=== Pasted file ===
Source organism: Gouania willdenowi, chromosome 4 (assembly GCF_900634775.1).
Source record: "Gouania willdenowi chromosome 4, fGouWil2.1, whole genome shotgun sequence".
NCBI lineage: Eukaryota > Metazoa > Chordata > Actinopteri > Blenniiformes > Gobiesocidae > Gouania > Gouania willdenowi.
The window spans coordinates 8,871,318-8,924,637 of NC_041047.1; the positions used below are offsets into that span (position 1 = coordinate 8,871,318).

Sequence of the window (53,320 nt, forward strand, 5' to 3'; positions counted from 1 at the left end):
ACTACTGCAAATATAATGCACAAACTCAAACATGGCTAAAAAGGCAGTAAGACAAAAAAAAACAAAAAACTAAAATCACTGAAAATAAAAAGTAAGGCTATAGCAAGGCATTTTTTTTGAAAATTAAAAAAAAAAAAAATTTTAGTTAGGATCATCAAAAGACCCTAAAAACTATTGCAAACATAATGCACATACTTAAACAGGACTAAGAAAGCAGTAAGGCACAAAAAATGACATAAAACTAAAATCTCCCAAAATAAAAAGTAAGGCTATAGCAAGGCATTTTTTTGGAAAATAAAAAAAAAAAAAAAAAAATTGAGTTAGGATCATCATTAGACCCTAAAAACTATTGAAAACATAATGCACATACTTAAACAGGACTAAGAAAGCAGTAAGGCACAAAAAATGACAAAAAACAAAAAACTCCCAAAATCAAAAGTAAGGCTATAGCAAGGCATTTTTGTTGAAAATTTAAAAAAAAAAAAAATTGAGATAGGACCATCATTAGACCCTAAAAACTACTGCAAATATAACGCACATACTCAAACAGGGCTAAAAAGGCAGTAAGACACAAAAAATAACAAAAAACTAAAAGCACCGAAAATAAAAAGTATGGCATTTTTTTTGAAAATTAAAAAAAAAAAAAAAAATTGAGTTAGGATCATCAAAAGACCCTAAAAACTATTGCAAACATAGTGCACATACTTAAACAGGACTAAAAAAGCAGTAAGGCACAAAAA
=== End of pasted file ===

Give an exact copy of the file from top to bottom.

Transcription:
Source organism: Gouania willdenowi, chromosome 4 (assembly GCF_900634775.1).
Source record: "Gouania willdenowi chromosome 4, fGouWil2.1, whole genome shotgun sequence".
NCBI lineage: Eukaryota > Metazoa > Chordata > Actinopteri > Blenniiformes > Gobiesocidae > Gouania > Gouania willdenowi.
The window spans coordinates 8,871,318-8,924,637 of NC_041047.1; the positions used below are offsets into that span (position 1 = coordinate 8,871,318).

Sequence of the window (53,320 nt, forward strand, 5' to 3'; positions counted from 1 at the left end):
ACTACTGCAAATATAATGCACAAACTCAAACATGGCTAAAAAGGCAGTAAGACAAAAAAAAACAAAAAACTAAAATCACTGAAAATAAAAAGTAAGGCTATAGCAAGGCATTTTTTTTGAAAATTAAAAAAAAAAAAAATTTTAGTTAGGATCATCAAAAGACCCTAAAAACTATTGCAAACATAATGCACATACTTAAACAGGACTAAGAAAGCAGTAAGGCACAAAAAATGACATAAAACTAAAATCTCCCAAAATAAAAAGTAAGGCTATAGCAAGGCATTTTTTTGGAAAATAAAAAAAAAAAAAAAAAAATTGAGTTAGGATCATCATTAGACCCTAAAAACTATTGAAAACATAATGCACATACTTAAACAGGACTAAGAAAGCAGTAAGGCACAAAAAATGACAAAAAACAAAAAACTCCCAAAATCAAAAGTAAGGCTATAGCAAGGCATTTTTGTTGAAAATTTAAAAAAAAAAAAAATTGAGATAGGACCATCATTAGACCCTAAAAACTACTGCAAATATAACGCACATACTCAAACAGGGCTAAAAAGGCAGTAAGACACAAAAAATAACAAAAAACTAAAAGCACCGAAAATAAAAAGTATGGCATTTTTTTTGAAAATTAAAAAAAAAAAAAAAAATTGAGTTAGGATCATCAAAAGACCCTAAAAACTATTGCAAACATAGTGCACATACTTAAACAGGACTAAAAAAGCAGTAAGGCACAAAAA